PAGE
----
So I don’t think it’s obvious whether the core issue here is diversity or income.  It’s quite likely that UCLA grads will tend to have fairly successful careers, and that there will be lots of intermarriage among those groups.  Here’s an analogy.  In the 1800s, there was lots of resentment against immigration of Irish, Italians and Jews. These groups were seen as a threat to the dominance of the “WASP tribe”.  Today there is very little concern about this issue, even among mainstream conservatives. The WASP tribe has been replaced by the “white tribe”.  And we can already look ahead a few decades and see the white tribe being replaced by a sort of beige tribe looking like UCLA students; composed of whites, Asians and the upper half of the Hispanic income distribution, which all intermarry quite frequently.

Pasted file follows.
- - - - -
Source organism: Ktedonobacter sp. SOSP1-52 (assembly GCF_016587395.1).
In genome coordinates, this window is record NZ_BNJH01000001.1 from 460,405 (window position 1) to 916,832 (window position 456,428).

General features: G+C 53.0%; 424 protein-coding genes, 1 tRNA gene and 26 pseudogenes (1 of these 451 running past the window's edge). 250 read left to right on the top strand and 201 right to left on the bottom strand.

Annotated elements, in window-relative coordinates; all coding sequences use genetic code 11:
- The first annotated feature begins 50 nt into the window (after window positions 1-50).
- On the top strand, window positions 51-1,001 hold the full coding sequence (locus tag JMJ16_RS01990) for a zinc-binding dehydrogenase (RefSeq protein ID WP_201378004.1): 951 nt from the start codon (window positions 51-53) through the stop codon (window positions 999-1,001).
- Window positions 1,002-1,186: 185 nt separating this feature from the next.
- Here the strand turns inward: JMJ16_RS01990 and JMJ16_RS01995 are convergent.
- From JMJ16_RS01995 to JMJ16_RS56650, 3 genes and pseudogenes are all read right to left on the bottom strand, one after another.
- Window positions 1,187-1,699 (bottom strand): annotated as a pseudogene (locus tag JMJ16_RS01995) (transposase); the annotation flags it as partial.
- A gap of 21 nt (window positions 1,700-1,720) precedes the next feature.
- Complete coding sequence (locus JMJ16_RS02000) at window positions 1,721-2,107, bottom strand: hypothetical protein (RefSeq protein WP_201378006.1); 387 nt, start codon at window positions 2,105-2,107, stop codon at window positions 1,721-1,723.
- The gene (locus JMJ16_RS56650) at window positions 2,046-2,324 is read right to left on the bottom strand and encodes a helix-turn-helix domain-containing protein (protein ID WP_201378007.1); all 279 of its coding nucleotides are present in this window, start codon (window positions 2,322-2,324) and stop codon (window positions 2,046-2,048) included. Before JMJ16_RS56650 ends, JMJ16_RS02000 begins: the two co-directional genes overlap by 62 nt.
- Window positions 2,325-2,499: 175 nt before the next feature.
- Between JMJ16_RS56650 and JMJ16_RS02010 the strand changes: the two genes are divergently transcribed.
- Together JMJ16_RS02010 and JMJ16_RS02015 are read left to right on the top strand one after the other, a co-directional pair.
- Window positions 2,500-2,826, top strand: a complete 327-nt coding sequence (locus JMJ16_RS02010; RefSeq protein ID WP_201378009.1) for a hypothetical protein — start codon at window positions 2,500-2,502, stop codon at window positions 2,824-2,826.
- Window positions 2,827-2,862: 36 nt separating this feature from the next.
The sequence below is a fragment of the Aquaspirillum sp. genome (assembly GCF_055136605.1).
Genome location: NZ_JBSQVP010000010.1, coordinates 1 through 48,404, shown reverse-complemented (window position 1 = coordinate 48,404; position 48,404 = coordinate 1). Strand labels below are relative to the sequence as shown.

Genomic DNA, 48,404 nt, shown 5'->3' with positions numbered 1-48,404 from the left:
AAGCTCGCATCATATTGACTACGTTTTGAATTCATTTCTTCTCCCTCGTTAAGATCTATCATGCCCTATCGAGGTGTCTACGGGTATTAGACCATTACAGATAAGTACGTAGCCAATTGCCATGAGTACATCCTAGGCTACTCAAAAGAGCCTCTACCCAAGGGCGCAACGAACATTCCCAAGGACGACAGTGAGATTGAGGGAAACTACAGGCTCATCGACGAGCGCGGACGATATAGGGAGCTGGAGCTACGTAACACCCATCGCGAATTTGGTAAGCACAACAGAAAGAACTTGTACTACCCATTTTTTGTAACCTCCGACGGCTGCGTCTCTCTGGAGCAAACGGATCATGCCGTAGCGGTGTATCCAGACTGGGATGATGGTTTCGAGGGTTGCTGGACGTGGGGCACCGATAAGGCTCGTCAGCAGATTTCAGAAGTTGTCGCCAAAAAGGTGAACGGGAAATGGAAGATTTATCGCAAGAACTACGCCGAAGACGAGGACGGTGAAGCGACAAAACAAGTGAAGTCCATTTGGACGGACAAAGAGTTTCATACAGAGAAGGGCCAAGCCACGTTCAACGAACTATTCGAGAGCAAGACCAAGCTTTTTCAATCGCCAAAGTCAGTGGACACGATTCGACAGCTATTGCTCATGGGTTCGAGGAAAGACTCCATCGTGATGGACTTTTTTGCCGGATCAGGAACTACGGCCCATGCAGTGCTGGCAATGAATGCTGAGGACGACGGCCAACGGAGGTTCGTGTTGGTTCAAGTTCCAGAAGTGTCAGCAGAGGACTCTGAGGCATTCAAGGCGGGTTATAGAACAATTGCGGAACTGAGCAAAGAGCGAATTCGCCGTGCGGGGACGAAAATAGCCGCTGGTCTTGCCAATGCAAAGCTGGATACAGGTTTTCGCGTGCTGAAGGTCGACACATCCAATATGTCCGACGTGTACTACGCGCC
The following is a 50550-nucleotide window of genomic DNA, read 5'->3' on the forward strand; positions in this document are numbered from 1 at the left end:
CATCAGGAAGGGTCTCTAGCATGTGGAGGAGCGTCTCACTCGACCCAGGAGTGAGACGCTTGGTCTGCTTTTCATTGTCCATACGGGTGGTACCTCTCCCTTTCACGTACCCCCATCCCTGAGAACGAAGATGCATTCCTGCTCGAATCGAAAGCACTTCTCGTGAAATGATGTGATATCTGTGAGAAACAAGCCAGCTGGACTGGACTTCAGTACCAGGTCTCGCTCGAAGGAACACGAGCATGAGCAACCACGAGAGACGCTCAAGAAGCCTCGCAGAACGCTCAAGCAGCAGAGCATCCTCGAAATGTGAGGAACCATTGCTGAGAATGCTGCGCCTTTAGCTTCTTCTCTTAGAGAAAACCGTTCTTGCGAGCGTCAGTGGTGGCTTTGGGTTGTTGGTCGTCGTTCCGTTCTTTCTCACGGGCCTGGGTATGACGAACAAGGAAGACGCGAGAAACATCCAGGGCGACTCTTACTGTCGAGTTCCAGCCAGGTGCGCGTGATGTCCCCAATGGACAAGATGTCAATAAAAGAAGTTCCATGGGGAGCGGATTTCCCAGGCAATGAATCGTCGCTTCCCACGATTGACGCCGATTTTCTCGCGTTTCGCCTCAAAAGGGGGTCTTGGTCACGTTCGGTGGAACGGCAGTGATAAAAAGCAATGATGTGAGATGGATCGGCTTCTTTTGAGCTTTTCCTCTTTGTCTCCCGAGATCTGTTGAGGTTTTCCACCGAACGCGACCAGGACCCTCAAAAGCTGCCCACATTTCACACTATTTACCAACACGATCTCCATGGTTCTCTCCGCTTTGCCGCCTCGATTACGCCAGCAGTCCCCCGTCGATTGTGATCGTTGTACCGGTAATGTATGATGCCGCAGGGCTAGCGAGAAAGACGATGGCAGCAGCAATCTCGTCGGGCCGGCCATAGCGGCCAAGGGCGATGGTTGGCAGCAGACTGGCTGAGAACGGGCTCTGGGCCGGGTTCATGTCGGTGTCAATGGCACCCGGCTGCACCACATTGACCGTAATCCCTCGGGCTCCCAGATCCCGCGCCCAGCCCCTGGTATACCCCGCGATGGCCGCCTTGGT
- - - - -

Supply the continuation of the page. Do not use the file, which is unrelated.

When I was young there was lots of anxiety about the Italian-American mafia. (Younger readers will have no idea what I’m talking about, but people my age will understand.)   The fear that Americans once had of the mafia has been replaced by a fear of terrorism.  Those who (in the 1960s) wanted to claim that organized crime was deeply embedded in southern Italian culture actually had a strong argument. After all, even today the mafia is deeply embedded in southern Italy.  But for some unknown reason those cultural traditions did not prevent southern Italian immigrants from successfully assimilating once they got to America.  They are now three times richer than their relatives who stayed in Naples or Sicily.

Should we be complacent that assimilation will continue to occur in the future?  I’m not very worried about Australia and Canada, rather I’m much more worried about Western Europe.  The US is somewhere in between these extremes.

Now I’ll take off my liberal hat and put on my conservative hat.  Here’s the problem that I see in Western Europe (Denmark in this case):